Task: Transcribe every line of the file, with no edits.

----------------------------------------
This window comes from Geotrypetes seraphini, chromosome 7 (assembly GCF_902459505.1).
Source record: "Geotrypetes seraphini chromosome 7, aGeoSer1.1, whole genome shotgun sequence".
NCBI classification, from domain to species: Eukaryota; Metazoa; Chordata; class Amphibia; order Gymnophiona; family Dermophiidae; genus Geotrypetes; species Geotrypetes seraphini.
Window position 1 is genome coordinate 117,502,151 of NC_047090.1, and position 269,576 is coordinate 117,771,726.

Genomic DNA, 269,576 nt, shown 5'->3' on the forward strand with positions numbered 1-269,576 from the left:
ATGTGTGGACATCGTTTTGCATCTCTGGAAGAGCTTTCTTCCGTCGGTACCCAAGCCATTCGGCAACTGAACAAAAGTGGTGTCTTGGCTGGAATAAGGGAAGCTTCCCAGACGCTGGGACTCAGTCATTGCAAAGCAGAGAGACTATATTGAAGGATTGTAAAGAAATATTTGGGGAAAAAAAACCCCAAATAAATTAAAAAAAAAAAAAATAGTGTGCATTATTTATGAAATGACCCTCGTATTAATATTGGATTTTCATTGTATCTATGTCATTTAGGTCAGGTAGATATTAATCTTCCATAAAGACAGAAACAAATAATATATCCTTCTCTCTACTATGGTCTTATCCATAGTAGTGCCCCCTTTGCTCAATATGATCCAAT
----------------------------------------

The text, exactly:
This window comes from Geotrypetes seraphini, chromosome 7 (assembly GCF_902459505.1).
Source record: "Geotrypetes seraphini chromosome 7, aGeoSer1.1, whole genome shotgun sequence".
NCBI classification, from domain to species: Eukaryota; Metazoa; Chordata; class Amphibia; order Gymnophiona; family Dermophiidae; genus Geotrypetes; species Geotrypetes seraphini.
Window position 1 is genome coordinate 117,502,151 of NC_047090.1, and position 269,576 is coordinate 117,771,726.

Genomic DNA, 269,576 nt, shown 5'->3' on the forward strand with positions numbered 1-269,576 from the left:
ATGTGTGGACATCGTTTTGCATCTCTGGAAGAGCTTTCTTCCGTCGGTACCCAAGCCATTCGGCAACTGAACAAAAGTGGTGTCTTGGCTGGAATAAGGGAAGCTTCCCAGACGCTGGGACTCAGTCATTGCAAAGCAGAGAGACTATATTGAAGGATTGTAAAGAAATATTTGGGGAAAAAAAACCCCAAATAAATTAAAAAAAAAAAAAATAGTGTGCATTATTTATGAAATGACCCTCGTATTAATATTGGATTTTCATTGTATCTATGTCATTTAGGTCAGGTAGATATTAATCTTCCATAAAGACAGAAACAAATAATATATCCTTCTCTCTACTATGGTCTTATCCATAGTAGTGCCCCCTTTGCTCAATATGATCCAAT